Although the working examples are directed mostly to improvement of the abrasion resistance of automotive weatherstrip and glass run channel, the coating material may be useful to improve the abrasion resistance and reduce the surface friction of other substrates such as windshield wipers, vinyl films, upholstery, luggage and so forth.
The following examples will serve to illustrate the present invention with more particularity to those skilled in the art.
Into a 2-liter reaction flask equipped with an air-driven stirrer was placed nylon 6 powder (30 g, prepared by grinding in a Wiley mill and passing through a 10 mesh screen), CHLOROX (750 g, 5.25% aqueous solution of sodium hypochlorite), conc. HCl (51 g) and methylene chloride (791 g=600 ml). The mixture was stirred for 30 minutes and poured into a separatory funnel. The bottom (methylene chloride) layer was separated, washed with 1.5 liters of water, and poured into about 500 ml of hexane to precipitate N-chlorinated nylon 6 (41 g) with chlorine content of 25.9% (c.f. theoretical chlorine content in the case of all nitrogen atoms being chlorinated, 23.8%). Finely divided nylon 6,6, nylon 11, nylon 12 and a polyurethane also were chlorinated in similar ways as described above.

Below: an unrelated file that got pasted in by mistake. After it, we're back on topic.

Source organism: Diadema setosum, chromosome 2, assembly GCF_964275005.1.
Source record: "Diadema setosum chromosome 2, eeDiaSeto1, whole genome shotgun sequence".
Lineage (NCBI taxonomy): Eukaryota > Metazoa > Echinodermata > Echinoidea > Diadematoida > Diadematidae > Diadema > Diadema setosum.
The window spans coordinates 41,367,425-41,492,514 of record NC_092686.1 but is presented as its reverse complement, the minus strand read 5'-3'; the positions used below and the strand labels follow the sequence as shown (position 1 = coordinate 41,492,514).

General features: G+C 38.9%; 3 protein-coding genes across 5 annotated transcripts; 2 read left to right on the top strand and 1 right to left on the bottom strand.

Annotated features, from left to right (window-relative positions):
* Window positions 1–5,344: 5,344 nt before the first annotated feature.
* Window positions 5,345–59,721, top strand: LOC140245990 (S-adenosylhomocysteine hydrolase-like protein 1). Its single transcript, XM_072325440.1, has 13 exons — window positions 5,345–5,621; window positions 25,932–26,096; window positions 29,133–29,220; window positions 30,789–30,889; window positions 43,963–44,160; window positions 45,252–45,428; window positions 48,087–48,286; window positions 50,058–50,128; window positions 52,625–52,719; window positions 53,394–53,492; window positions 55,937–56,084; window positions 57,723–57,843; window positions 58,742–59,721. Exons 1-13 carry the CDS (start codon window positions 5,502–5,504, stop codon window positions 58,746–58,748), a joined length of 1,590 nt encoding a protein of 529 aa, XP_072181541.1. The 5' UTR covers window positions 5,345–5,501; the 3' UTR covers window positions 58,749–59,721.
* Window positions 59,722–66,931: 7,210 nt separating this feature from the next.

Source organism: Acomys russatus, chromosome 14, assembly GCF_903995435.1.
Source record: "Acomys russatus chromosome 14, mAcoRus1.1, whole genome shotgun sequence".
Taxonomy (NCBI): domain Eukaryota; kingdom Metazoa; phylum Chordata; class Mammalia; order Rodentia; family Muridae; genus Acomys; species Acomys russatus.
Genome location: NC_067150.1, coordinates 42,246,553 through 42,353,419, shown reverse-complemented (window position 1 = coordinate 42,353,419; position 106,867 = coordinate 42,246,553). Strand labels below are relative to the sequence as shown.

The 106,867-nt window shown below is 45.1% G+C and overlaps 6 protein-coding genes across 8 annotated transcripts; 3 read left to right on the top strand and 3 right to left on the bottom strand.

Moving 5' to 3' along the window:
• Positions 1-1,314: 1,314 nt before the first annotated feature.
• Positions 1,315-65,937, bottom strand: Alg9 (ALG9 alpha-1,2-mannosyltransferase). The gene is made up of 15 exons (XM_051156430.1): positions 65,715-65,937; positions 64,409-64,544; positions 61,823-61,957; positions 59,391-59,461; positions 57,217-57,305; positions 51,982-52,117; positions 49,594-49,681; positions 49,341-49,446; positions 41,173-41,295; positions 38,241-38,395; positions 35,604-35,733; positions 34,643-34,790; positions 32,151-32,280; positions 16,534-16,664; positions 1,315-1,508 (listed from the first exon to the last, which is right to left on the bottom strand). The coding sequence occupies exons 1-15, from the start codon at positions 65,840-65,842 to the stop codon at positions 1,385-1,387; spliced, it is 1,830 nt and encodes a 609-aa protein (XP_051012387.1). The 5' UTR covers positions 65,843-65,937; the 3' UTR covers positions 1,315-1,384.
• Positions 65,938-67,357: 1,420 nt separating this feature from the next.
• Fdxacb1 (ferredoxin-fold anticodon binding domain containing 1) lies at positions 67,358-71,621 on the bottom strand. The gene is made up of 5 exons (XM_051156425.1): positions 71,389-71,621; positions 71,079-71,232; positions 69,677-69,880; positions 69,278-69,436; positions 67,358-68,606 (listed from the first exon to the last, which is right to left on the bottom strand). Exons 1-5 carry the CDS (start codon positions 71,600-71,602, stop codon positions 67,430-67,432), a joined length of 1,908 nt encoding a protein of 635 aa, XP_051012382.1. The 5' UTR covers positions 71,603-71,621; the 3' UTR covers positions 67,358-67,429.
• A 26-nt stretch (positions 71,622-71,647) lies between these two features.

Nylon 6 is a type of nylon made by ring opening polymerization of epsilon caprolactam. Nylon 6,6 is a type of nylon made by condensing hexamethylene diamine with adipic acid. Nylon 11 is a type of nylon derived from 11-aminoundecanoic acid. Nylon 12 is a type of nylon made by the polymerization of lauryl lactam (dodecanoic lactam) having 11 methylene groups between the linking (--CONH--) groups in the polymer chain. The polyurethane was the reaction product of adipic acid, a polyetherglycol and diphenylmethane-4,4'-diisocyanate.
4% methylene chloride solutions of the N-chlorinated nylons and the polyurethane with or without 10% by weight (based on the N-chlorinated materials) of silicone oil (50 centistrokes, trimethylsiloxy-terminated polydimethyl siloxane) were sprayed onto vulcanized EPDM rubber extrudate (solid) sheets. The coated sheets were air-dried overnight to eliminate the solvent (methylene chloride), treated for 5 minutes at 110° C. in an oven to melt the coating layer and passed 3 times under three high-pressure mercury lamps (UV) (200 Watts/inch, 10 inches long) for a total exposure of about 7.5 seconds to cure the coating (dry thickness 15-20μ). After one day for maturation and, also, to evolve residual chlorine, each of the coated sheets was tested on a glass edge scuff type abrasion tester equipped with a ground-glass abrasion tool. Addition of the silicone oil improved the abrasion resistance as shown in Table I, below, where the number of cycles of the glass edge sliding (1 kg load) used to abrade the coating layer to expose the EPDM extrudate substrate is listed.